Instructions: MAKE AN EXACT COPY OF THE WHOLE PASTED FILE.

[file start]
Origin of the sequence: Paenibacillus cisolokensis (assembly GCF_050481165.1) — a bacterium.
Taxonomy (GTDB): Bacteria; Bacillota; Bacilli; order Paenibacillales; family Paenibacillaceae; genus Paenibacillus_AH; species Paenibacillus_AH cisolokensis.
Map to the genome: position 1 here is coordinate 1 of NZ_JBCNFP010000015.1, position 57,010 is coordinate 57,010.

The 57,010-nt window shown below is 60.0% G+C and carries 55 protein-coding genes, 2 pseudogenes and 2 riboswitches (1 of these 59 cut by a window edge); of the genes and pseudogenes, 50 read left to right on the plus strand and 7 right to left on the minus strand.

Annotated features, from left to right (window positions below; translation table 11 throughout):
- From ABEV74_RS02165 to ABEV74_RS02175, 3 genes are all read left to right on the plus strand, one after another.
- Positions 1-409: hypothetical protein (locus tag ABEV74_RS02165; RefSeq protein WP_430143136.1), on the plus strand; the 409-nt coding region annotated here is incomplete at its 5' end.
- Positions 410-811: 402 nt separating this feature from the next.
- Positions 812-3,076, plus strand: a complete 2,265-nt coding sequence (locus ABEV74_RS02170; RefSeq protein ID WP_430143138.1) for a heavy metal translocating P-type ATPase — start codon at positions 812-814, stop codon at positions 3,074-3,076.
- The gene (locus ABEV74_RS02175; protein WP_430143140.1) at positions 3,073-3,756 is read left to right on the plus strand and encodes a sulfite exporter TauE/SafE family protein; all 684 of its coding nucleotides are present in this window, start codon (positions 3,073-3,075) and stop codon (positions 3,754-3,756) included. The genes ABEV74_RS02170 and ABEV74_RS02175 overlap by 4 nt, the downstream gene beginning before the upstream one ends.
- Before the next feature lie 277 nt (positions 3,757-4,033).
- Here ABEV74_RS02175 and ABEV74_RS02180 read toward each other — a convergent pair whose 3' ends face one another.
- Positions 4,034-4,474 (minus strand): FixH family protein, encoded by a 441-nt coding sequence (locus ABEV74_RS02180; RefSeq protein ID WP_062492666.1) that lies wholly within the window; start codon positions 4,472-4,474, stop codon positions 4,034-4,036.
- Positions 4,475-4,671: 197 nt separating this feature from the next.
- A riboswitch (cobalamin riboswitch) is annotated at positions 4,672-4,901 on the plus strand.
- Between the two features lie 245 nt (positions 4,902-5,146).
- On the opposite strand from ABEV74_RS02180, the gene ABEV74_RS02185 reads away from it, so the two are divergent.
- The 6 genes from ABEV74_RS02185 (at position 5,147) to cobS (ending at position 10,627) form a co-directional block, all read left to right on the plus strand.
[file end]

Origin of the sequence: Paenibacillus cisolokensis (assembly GCF_050481165.1) — a bacterium.
Taxonomy (GTDB): Bacteria; Bacillota; Bacilli; order Paenibacillales; family Paenibacillaceae; genus Paenibacillus_AH; species Paenibacillus_AH cisolokensis.
Map to the genome: position 1 here is coordinate 1 of NZ_JBCNFP010000015.1, position 57,010 is coordinate 57,010.

The 57,010-nt window shown below is 60.0% G+C and carries 55 protein-coding genes, 2 pseudogenes and 2 riboswitches (1 of these 59 cut by a window edge); of the genes and pseudogenes, 50 read left to right on the plus strand and 7 right to left on the minus strand.

Annotated features, from left to right (window positions below; translation table 11 throughout):
- From ABEV74_RS02165 to ABEV74_RS02175, 3 genes are all read left to right on the plus strand, one after another.
- Positions 1-409: hypothetical protein (locus tag ABEV74_RS02165; RefSeq protein WP_430143136.1), on the plus strand; the 409-nt coding region annotated here is incomplete at its 5' end.
- Positions 410-811: 402 nt separating this feature from the next.
- Positions 812-3,076, plus strand: a complete 2,265-nt coding sequence (locus ABEV74_RS02170; RefSeq protein ID WP_430143138.1) for a heavy metal translocating P-type ATPase — start codon at positions 812-814, stop codon at positions 3,074-3,076.
- The gene (locus ABEV74_RS02175; protein WP_430143140.1) at positions 3,073-3,756 is read left to right on the plus strand and encodes a sulfite exporter TauE/SafE family protein; all 684 of its coding nucleotides are present in this window, start codon (positions 3,073-3,075) and stop codon (positions 3,754-3,756) included. The genes ABEV74_RS02170 and ABEV74_RS02175 overlap by 4 nt, the downstream gene beginning before the upstream one ends.
- Before the next feature lie 277 nt (positions 3,757-4,033).
- Here ABEV74_RS02175 and ABEV74_RS02180 read toward each other — a convergent pair whose 3' ends face one another.
- Positions 4,034-4,474 (minus strand): FixH family protein, encoded by a 441-nt coding sequence (locus ABEV74_RS02180; RefSeq protein ID WP_062492666.1) that lies wholly within the window; start codon positions 4,472-4,474, stop codon positions 4,034-4,036.
- Positions 4,475-4,671: 197 nt separating this feature from the next.
- A riboswitch (cobalamin riboswitch) is annotated at positions 4,672-4,901 on the plus strand.
- Between the two features lie 245 nt (positions 4,902-5,146).
- On the opposite strand from ABEV74_RS02180, the gene ABEV74_RS02185 reads away from it, so the two are divergent.
- The 6 genes from ABEV74_RS02185 (at position 5,147) to cobS (ending at position 10,627) form a co-directional block, all read left to right on the plus strand.